Book Talk: Carnival of Souls/ Melissa Marr

How can I begin to describe the intriguing world set in Melissa Marr’s Carnival of Souls? This book is like none I have ever read before. I would categorize this book as a fantastical fiction for older teens. The best terms I can sort the elements of the book into something familiar are arena fighting, magic, transforming shifters and feudal times. All these parts do not seem to mash up nicely, but the author made it work.

Carnival of Souls takes place in the human world and a place ruled by daimons called The City. The semblance of the modern world has witches living among humans; whereas The City is filled with daimons in a strict caste system. The only way to move up in the system is to fight and win against an opponent in a deadly competition where the victory is a result of a death. Kaleb and Aya, two of the three focal characters, are two such fighters. Their reasons for winning the competition are more about what/who they want to protect rather than being the best fighter.

The third main character is Mallory, who is the daimon child of Marchosias, the ruler of The City. Mallory was taken away from her father when she was young, and she was raised by a witch. She doesn’t know that she is a daimon, but all she knows is that daimons hate witches (and vice versa), and they will try to kill each other any chance they get.

Thoughts and sentiments
My first thought when I encountered all the characters was thank goodness they are all equally likable in their own ways. No character, as of yet, is so polarizing to warrant any hate, but I have a feeling Marchosias will make his way up there.

Kaleb seems like he could be your typical sweeping-you-off-your-feet kind of guy, but then there is the whole fighting aspect he is involved in. He is part of a pack, albeit a small one; I don’t know if two beings could be classified as a pack. He wants to rise through the ranks, and the only way he can protect and support his pack is if he wins the competition. Kaleb also is an assassin for hire. This gives him more dimension than a typical shifter character.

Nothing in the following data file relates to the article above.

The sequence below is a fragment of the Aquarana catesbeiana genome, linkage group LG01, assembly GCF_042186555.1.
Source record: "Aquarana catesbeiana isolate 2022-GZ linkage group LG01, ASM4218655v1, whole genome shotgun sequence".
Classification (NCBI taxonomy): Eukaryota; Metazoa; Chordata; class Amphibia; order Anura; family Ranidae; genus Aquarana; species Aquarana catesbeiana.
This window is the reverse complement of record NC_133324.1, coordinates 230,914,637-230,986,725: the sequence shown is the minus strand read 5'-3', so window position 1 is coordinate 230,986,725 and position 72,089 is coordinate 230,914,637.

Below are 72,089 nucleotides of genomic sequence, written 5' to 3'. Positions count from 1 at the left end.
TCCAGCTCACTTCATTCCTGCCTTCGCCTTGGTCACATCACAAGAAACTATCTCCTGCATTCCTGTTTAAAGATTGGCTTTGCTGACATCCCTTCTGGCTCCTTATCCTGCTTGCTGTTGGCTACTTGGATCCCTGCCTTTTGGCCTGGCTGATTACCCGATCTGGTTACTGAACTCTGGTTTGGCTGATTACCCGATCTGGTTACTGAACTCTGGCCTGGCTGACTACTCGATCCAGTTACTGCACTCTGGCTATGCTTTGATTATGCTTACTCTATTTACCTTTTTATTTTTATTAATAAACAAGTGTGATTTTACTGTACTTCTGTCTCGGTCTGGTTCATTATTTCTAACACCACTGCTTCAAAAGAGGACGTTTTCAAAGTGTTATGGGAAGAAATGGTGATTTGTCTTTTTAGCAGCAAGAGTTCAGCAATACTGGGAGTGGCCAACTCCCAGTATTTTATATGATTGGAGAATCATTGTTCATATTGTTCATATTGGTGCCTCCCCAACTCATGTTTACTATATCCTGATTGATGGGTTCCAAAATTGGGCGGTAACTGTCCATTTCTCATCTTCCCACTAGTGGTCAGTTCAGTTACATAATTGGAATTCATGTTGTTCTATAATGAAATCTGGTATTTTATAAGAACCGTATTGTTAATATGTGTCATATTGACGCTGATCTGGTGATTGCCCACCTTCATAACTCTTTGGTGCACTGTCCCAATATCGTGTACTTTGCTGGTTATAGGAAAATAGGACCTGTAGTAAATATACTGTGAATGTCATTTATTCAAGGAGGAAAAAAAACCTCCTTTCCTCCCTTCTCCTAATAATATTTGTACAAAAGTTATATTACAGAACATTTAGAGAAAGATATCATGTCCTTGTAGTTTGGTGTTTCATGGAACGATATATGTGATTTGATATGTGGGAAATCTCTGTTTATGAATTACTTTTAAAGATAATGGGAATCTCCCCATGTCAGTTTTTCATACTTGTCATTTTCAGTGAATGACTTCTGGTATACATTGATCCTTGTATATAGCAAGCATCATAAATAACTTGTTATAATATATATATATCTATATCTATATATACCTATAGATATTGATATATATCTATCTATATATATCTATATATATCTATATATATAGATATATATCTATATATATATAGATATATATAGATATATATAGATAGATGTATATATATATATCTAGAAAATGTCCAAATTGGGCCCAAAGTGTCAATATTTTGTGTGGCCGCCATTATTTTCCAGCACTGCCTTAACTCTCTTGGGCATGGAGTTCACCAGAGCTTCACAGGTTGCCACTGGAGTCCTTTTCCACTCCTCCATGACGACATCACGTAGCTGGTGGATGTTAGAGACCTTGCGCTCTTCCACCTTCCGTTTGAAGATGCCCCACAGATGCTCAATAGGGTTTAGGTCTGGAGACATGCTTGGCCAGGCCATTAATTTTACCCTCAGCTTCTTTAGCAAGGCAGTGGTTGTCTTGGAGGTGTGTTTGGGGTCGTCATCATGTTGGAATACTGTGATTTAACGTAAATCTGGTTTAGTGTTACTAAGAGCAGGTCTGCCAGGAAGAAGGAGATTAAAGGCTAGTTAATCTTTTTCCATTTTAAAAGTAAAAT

Aya entered the competition because she had a secret to protect. She is not the best fighter by far, but she is cunning. “I’ve heard it said that poison is a woman’s weapon,” is a most fitting quote by Ned (Game of Thrones reference) to describe the person I thought Aya was. Then she surprised me. I’m glad she kept a certain person alive, because I wasn’t ready for that person to be killed off just yet.

Mallory seemed to be the most “green” of all the characters in the book. She is sheltered by her father. Although she wants to do other things, she never voices her thoughts. By the end of the book, I don’t know how she will face Marchosias. She knows next to virtually nothing about The City.

Overall, I’m not so deeply invested in any one character that I want him/her to “win.” However, I do want to know what happens next.

Carnival of Souls by Melissa Marr

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